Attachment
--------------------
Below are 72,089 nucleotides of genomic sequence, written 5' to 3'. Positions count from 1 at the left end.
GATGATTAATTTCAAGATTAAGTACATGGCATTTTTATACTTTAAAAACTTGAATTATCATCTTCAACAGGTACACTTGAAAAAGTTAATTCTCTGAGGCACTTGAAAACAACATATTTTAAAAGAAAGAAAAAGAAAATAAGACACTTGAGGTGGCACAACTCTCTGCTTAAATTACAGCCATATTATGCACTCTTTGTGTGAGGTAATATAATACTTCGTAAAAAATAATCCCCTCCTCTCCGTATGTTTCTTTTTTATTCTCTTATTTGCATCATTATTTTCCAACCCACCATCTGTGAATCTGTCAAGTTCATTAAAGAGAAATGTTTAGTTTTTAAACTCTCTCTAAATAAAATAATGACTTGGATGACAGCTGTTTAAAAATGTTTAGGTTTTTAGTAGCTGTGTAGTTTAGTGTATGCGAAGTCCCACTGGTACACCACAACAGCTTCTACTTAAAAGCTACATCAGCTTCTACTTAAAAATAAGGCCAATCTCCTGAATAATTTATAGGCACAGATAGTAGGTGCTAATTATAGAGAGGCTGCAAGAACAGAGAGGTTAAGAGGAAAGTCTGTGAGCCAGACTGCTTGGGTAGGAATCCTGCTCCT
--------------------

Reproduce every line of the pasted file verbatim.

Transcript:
Below are 72,089 nucleotides of genomic sequence, written 5' to 3'. Positions count from 1 at the left end.
GATGATTAATTTCAAGATTAAGTACATGGCATTTTTATACTTTAAAAACTTGAATTATCATCTTCAACAGGTACACTTGAAAAAGTTAATTCTCTGAGGCACTTGAAAACAACATATTTTAAAAGAAAGAAAAAGAAAATAAGACACTTGAGGTGGCACAACTCTCTGCTTAAATTACAGCCATATTATGCACTCTTTGTGTGAGGTAATATAATACTTCGTAAAAAATAATCCCCTCCTCTCCGTATGTTTCTTTTTTATTCTCTTATTTGCATCATTATTTTCCAACCCACCATCTGTGAATCTGTCAAGTTCATTAAAGAGAAATGTTTAGTTTTTAAACTCTCTCTAAATAAAATAATGACTTGGATGACAGCTGTTTAAAAATGTTTAGGTTTTTAGTAGCTGTGTAGTTTAGTGTATGCGAAGTCCCACTGGTACACCACAACAGCTTCTACTTAAAAGCTACATCAGCTTCTACTTAAAAATAAGGCCAATCTCCTGAATAATTTATAGGCACAGATAGTAGGTGCTAATTATAGAGAGGCTGCAAGAACAGAGAGGTTAAGAGGAAAGTCTGTGAGCCAGACTGCTTGGGTAGGAATCCTGCTCCT